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1995-1996 index

Distributed August 9, 1995
Contact: Paula Korn

Focusing on the Ocean State from space

NASA, Brown announce new environmental project for Narragansett Bay

PROVIDENCE, R.I. -- Residents, fisheries, businesses and scientists throughout Rhode Island will benefit from a new environmental project that focuses on Narragansett Bay, Rhode Island's premier natural resource and its most significant economic center (responsible for approximately $1.6 billion in economic activity per year). In a cooperative agreement with the National Aeronautics and Space Administration (NASA) and a Rhode Island environmental consulting firm, Brown University is embarking on a leading-edge research project, "Rhode Island's Narragansett Bay from Space: A Perspective for the 21st Century," that is expected to have a long-term impact on scientific and technological advancement well beyond the state's 400-mile coastline.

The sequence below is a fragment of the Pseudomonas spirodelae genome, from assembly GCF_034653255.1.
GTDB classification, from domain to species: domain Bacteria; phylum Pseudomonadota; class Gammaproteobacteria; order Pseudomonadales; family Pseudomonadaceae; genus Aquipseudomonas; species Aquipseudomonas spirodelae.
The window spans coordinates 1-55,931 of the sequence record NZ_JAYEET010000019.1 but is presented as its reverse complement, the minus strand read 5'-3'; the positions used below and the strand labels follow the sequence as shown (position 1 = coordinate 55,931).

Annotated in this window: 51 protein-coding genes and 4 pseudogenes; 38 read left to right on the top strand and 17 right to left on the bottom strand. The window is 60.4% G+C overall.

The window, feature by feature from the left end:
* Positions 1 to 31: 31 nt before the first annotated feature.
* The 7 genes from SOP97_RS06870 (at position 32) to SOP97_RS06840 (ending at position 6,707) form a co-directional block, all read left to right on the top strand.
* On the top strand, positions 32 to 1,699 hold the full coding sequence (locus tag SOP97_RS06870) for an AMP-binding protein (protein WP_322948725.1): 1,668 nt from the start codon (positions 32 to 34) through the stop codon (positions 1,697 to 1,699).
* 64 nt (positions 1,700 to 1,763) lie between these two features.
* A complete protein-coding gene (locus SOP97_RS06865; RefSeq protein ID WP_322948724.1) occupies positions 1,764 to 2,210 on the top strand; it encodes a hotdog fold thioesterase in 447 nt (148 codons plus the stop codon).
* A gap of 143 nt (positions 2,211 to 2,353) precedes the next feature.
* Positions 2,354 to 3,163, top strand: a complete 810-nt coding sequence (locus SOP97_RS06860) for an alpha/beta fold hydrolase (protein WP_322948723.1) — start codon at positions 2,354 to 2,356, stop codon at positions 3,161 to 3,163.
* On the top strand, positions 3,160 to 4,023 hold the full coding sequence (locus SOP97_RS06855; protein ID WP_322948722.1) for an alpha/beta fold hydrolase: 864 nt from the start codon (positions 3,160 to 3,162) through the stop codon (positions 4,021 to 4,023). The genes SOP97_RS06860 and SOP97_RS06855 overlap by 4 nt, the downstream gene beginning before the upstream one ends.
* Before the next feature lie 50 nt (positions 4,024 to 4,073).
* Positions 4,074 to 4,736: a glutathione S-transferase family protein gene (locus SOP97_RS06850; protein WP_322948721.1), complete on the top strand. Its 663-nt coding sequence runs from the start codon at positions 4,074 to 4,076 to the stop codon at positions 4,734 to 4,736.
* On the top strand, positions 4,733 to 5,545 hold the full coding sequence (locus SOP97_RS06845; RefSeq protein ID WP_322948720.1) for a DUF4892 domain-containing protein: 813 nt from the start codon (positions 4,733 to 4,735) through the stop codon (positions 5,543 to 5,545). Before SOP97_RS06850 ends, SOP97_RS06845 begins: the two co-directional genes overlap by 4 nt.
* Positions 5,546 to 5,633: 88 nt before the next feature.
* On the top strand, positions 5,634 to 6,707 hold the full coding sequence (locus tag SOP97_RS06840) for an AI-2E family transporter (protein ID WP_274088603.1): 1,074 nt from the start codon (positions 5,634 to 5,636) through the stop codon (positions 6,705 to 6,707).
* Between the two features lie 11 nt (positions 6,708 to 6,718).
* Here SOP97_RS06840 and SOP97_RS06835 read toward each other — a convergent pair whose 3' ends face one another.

Building on fundamental research work at the University of Rhode Island (URI), its Graduate School of Oceanography and the Rhode Island Sea Grant Program, this project will bring the next generation of space sensors to researchers and decision makers in the state. Brown investigators will use the NASA reflectance spectroscopy laboratory, a portable spectrometer and new very high resolution spectral data from space to build bridges between the NASA sensors and the user community.

NASA Administrator Daniel Goldin and Rep. Patrick Kennedy (D-Providence) announced the agreement today at the New England/NASA Technology and Business Conference, held at the Rhode Island Convention Center. The project calls for researchers from Brown University's Planetary Geology Group to analyze data from a new generation of remote sensing satellites. They will work with Applied Science Associates Inc. (ASA), of Narragansett, R.I., in cooperation with the NASA Business Outreach Program and the NASA/Rhode Island Technology Transfer Center.

"Narragansett Bay is Rhode Island's single most important asset and directly affects the quality of life for all Rhode Islanders," said Brown President Vartan Gregorian. "I am delighted that the work of Brown's excellent faculty and its long-standing research relationship with NASA are being brought to bear on issues that are vital to the long-term health of the Ocean State and the welfare of its people."